About seven decades ago, Madhav Sadashiv Golwalkar, the second chief of the Rashtriya Swayamsewak Sangh (RSS) articulated that education in India needed to be reshaped. Gowalkar believed that the Indian education system initiated by Lord Macaulay was nothing more than a means to ready an army of obedient servants to the English and therefore a training ground for producing an army of brown skinned Englishmen.
So a year before Independence, Gowalkar started the Gita school in Kurukshetra, not far from the power centre of Delhi where all decisions pertaining to a national policy for education are still taken. Evidently, the Gita School promoted a blend of ancient Indian education as prescribed in the Vedas. Along with contemporary subjects taught in the local language the course content for students enrolling there was a generous dash of nationalistic Hindu pride.
About four years after Gowalkar's experiment, Nanji Deshmukh, another Sangh pracharak and ideologue, also a leader of the Bhartiya Jan Sangh started the first ever Saraswati Shishu Mandir in Gorakhpur. Ever since, the Vidya Bharti, an RSS-affiliated organisation, focussing on education has managed to take the number of such schools to 40,000 with over 40 lakh students enrolled there.
Of course new strengths lend new aspirations. With a larger saffron representation in the Lok Sabha, Vidya Bharti is now aiming to establish "one such model school in every block of every village in the country before 2017." Gurukuls and schools promoting the Indian way of thinking, Vidya Bharti officials believe is the right way to promote Bhartiyata. It is also the surest way to lock on the nurturing of a "perfect Bhartiya with a global outlook."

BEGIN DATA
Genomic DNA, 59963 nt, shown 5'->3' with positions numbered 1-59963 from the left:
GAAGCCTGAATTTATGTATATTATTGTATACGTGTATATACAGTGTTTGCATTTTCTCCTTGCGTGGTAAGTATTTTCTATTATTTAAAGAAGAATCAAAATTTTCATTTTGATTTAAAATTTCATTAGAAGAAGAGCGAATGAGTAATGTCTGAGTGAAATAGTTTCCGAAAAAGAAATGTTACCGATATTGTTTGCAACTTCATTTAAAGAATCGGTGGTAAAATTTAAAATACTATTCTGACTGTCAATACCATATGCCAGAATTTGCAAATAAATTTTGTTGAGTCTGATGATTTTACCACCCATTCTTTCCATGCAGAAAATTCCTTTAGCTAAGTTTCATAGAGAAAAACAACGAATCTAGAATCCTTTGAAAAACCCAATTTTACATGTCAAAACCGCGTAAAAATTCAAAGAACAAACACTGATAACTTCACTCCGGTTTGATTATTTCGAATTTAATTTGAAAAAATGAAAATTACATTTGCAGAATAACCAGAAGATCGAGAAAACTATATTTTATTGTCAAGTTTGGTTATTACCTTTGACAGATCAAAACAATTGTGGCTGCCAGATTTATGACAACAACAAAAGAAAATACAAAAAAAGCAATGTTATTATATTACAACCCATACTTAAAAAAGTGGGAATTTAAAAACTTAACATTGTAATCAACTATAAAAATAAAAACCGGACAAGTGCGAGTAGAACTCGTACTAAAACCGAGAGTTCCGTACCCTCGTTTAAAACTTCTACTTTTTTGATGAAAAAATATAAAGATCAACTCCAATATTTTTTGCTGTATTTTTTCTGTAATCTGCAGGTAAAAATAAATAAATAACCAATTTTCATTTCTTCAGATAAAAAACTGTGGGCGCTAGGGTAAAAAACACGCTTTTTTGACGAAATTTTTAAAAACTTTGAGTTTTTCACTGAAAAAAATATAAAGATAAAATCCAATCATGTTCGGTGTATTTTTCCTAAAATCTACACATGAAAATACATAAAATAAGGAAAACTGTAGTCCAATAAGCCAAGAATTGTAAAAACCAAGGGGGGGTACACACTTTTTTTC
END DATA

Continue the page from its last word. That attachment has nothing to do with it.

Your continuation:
So what then would be the essential elements of an education system that has a Made-In-India stamp on its student population? For the wise men in the saffron outfits the key is curriculum and content changes. The outline: ancient Indian knowledge and wisdom interspersed with modern know-how.
An inventory of ideal educational content for the RSS then has Yoga education topping the list. It must be some solace to the Hindutva promoters that HRD minister Smriti Irani — currently in the news for her educational qualifications — has taken the cue from Prime Minister Narendra Modi's yoga session on Rajpath and announced that yoga be made an integral part of every child's school education from Class 6 to 10. Of course, the Sangh seniors believe that yoga is a life-long essential and therefore must find itself as a flourishing stream even at the graduate and the post graduate level.
After all, if Yoga can find acceptance at the world forum with a day dedicated to itself internationally and practioners performing difficult asanas in 194 countries at a go, it surely even has the potential to become an employment churner on the domestic front. Why then must yoga not become a degree towards an assured employment for the youth?
Well, however ancient, Yoga cannot be a stand-alone degree. For, an ancient discipline comes wrapped in ancient knowledge. To that effect, Vedic knowledge is a must for those looking to find a career in Yoga studies. Informed opinion from those associated with RSS's Shiksha Bachao Andolan confirm that vedic knowledge will not just open doors to better understanding of Yoga, the international toast of the year but even lay the sound foundation for a better understanding of the ancient wisdom and knowledge of Bharat. In that sense, educational streams are all linked to one another.
For a holistic outlook, Yoga experts must have a degree or training in Vedic knowledge as well.